“News stories from the island’s population centres frequently recount the horrors of overdoses and deaths, heroin needles littering community streets and the insidious destruction of productive lives. All are symptoms of this plague.”

TDs and councillors from the local area had been invited to the centre’s unveiling on Saturday which featured the group’s leader David Miscavige.

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HSE worker

However, it was the appearance of a HSE outreach worker, which caused controversy amongst some Scientology protesters.

A transcript of her speech published on Scientology’s official page read: “Your Drug-Free-World programme is straight-talking and speaks to everyone. And I have already seen it grow in use – both here in Dublin and right down to Cork.

You’ve reached out your hand to addicts, the homeless, at-risk youths, immigrant families and Irish people of every background. In fact, nothing need more be said when you’ve already given over 500,000 people of Ireland the Truth About Drugs (the group’s anti-drug pamphlet).

Earlier this year, TheJournal.ie revealed that the Victory Centre in Firhouse was to become Scientology’s European base after it was bought by the international group last year.

The church has already had two small hubs operating in Dublin city centre for a number of years. However, their opening of a site which can house thousands of people has irked a number of former members of the group.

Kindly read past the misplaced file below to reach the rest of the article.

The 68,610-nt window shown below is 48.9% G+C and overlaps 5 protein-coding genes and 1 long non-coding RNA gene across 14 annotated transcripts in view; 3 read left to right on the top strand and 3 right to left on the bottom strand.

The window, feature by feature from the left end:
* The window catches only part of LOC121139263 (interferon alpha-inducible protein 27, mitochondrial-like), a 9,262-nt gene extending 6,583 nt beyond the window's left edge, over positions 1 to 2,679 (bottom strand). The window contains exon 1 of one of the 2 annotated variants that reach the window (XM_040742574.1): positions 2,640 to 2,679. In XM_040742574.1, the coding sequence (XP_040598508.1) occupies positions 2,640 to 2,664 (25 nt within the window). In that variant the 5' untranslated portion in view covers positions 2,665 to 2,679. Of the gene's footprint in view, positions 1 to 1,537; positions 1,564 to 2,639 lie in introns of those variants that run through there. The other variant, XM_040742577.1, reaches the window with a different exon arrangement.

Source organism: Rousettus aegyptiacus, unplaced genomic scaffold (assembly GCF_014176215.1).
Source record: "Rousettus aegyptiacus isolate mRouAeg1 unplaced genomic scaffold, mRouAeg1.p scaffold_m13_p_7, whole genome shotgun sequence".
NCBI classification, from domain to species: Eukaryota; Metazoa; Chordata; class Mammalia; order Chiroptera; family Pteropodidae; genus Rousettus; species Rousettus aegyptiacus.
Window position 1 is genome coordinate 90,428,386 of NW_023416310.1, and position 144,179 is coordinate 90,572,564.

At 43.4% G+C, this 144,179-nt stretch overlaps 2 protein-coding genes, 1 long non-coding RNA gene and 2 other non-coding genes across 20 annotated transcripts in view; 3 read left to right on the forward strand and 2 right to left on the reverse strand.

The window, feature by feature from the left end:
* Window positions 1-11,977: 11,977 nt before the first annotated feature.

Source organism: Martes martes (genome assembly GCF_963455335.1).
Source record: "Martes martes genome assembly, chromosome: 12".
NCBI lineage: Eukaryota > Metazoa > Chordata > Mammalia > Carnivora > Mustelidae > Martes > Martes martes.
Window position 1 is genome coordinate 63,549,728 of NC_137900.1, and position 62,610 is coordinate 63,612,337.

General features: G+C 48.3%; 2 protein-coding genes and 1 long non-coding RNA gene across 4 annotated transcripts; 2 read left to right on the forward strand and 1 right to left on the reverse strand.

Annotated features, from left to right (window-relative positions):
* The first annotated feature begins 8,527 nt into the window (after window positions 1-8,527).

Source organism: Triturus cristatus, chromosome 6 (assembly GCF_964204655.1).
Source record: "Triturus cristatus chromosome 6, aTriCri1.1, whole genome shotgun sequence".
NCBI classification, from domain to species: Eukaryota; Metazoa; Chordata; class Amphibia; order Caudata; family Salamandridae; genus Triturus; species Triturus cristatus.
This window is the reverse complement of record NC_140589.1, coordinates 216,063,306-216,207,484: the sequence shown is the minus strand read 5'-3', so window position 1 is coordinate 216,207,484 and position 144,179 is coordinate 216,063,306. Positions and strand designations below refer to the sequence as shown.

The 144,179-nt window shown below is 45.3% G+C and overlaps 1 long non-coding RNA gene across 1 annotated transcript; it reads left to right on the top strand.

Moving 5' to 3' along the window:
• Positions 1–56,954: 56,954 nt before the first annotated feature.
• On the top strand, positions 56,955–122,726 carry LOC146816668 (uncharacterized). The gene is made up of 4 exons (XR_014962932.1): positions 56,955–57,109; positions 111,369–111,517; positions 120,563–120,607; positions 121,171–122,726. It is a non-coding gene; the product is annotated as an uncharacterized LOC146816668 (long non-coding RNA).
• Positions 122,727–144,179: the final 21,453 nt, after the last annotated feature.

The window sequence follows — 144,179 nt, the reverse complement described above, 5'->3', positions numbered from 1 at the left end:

Irish hub

The group’s leader, David Miscavige, spoke at the opening of the new centre in Firhouse on Saturday. The new centre boasts a 1,050-seat state-of-the-art auditorium, sports pitches, meeting rooms and a full service cafe.

Scientology has been in Ireland since 1956 when the creator of the pseudo-religion L Ron Hubbard opened an office in Dublin.

In his speech on Saturday, Miscavige said: “Today we make good on a pledge to honour a land our Founder, L Ron Hubbard, so loved, and a people he described as wonderfully warm, even if the weather is occasionally not. And if that doesn’t say it, then allow me to quote from your own Mr Yeats: Many times Man lives and dies between his two eternities… And ancient Ireland knew it all’.

“So to Ireland eternal, Ireland transcendent: You kept literature alive for 500 years. You built America, and possibly even discovered it. You taught mankind equality and how to live with dignity in the absence thereof. And, you taught us there is no commodity so precious as beauty, for which you stand. All of which is why we’re proud to stand by you, as we open this new Church of Scientology and Community Centre of Dublin.”

More of our coverage of Scientology in Ireland:

Senior Nation of Islam minister helps launch ‘Scientology in Ireland’  >

Want to join Scientology’s Irish ‘Adventurers Club’? That’ll be €1,000 please >

Martin says he’s concerned about Scientology setting up in Ireland >

‘We need spotlight on this site’: Protestors to set up outside Dublin Scientology centre today >